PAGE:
Cyberfone argued that claim 1was sufficiently limited by the machinery that it required and the transformations that were performed.13 The Federal Circuit explained that although it has held that a process that is either tied to a particular machine or apparatus or transforms an article into a different state can be patent-eligible, in such a scenario, the machine or apparatus must be pivotal to permitting the claimed method to be performed. The Federal Circuit remarked that it is not enough for the computer to merely implement an abstract concept, without imposing any meaningful limitations on that concept.14

Turning to claim 1, the Federal Circuit reasoned:

Cyberfone asserts that the method of claim 1 requires a "telephone," and that it is a specific machine that plays an integral role in the method. But the specification explains that "[w]hen in telephone mode, the telephone operates in a conventional manner."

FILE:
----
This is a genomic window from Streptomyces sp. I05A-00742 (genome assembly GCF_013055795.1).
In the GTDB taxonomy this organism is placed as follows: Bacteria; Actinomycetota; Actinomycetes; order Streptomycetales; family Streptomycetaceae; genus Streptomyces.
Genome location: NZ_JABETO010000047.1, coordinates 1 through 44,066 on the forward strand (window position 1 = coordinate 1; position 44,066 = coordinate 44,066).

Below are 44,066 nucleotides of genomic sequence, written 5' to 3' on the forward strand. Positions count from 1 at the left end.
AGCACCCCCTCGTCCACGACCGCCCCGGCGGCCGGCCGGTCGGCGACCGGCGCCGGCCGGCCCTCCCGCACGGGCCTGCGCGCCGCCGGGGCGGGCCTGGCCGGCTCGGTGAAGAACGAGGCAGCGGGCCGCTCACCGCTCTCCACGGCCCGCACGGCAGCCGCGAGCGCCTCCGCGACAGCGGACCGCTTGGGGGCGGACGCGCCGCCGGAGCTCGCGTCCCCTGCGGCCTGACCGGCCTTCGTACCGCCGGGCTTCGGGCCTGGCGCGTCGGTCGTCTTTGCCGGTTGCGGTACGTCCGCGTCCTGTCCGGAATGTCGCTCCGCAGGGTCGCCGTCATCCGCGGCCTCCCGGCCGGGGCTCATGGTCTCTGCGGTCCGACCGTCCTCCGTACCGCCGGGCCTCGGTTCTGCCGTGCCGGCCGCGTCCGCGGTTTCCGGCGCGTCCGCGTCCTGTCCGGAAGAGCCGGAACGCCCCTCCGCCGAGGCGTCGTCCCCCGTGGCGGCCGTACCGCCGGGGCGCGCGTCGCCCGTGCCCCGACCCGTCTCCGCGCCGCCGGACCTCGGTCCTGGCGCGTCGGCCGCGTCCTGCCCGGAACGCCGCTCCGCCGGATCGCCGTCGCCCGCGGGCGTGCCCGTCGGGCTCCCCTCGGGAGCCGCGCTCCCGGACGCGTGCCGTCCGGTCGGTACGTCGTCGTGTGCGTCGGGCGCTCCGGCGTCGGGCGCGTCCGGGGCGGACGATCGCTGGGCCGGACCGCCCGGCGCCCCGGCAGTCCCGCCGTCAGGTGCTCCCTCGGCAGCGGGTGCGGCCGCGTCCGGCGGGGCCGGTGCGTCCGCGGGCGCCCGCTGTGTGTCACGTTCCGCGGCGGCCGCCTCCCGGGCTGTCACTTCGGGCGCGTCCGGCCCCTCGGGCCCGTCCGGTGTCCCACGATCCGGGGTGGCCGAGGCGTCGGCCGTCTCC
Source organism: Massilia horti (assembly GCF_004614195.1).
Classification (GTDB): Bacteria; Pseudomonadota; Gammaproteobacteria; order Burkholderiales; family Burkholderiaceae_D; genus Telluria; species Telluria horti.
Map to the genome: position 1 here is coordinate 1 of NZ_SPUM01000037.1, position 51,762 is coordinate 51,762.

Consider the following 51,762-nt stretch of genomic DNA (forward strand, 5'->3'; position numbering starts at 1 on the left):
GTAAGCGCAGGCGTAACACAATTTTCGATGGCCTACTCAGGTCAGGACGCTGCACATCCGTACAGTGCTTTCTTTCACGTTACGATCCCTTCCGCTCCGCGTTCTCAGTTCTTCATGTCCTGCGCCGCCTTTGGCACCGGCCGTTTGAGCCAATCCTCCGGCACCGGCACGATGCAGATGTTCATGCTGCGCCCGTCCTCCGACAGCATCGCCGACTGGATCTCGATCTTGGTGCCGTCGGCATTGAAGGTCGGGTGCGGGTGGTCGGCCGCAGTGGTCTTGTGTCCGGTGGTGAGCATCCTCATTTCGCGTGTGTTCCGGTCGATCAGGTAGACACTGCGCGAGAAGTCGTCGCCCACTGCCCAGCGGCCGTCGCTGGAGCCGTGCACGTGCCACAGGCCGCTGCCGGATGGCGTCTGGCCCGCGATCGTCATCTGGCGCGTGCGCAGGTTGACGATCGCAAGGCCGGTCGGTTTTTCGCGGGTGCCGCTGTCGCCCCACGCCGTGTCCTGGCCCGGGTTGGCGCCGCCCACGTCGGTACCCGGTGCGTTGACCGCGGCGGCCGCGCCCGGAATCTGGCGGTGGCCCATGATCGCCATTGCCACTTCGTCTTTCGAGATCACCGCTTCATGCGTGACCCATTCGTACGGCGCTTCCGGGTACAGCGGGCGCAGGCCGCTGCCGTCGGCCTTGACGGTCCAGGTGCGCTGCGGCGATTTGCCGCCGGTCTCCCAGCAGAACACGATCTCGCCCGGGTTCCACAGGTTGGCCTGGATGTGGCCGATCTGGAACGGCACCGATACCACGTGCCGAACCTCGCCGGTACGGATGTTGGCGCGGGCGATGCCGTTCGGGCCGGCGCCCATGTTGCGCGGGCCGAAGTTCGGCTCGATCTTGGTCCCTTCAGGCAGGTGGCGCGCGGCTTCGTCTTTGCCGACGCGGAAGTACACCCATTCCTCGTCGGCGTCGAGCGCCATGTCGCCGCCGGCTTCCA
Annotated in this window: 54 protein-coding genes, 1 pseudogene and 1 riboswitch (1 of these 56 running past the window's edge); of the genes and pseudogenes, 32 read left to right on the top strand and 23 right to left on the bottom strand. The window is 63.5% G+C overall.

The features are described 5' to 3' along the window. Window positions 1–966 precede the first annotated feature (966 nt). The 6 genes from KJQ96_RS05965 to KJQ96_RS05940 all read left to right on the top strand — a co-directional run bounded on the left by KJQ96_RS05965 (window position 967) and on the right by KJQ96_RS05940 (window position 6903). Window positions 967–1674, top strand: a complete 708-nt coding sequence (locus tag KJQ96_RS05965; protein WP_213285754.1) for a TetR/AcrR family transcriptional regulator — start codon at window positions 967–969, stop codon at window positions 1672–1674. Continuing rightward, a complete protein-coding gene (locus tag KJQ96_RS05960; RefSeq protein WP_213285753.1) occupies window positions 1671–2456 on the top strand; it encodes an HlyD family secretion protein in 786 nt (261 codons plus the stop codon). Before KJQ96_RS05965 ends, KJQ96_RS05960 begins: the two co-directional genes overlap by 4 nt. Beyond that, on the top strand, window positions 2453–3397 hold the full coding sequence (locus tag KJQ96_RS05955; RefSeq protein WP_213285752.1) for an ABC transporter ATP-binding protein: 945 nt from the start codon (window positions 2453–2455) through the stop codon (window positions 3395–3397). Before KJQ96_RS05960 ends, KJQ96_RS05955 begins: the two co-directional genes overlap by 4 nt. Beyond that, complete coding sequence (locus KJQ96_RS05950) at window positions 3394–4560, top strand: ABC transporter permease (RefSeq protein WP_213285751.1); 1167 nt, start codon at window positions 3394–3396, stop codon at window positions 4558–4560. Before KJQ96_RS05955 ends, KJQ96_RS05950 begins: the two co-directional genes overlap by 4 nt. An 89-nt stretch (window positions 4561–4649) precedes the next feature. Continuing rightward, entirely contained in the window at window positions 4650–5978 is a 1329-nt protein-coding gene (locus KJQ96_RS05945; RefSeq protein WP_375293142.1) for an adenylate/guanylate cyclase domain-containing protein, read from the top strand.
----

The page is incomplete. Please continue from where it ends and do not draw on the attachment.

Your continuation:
The telephone can only obtain data "in the transaction entry mode, [when] menus are used to navigate the user to forms which facilitate the entry of data." Thus, the telephone does not obtain data when it is functioning as a telephone, only when in an unclaimed mode of operation. . . .The "telephone" recited in claim 1 is not a specific machine, and adds nothing of significance to the claimed abstract idea.15

The Federal Circuit also rejected Cyberfone's argument that the reference in claim 1 to sending exploded data transactions over a channel "requires an additional specific machine." The argument fails, the Federal Circuit explained, because Cyberfone provided no guidance as to what particular machine is required to perform the function of the recited channel.16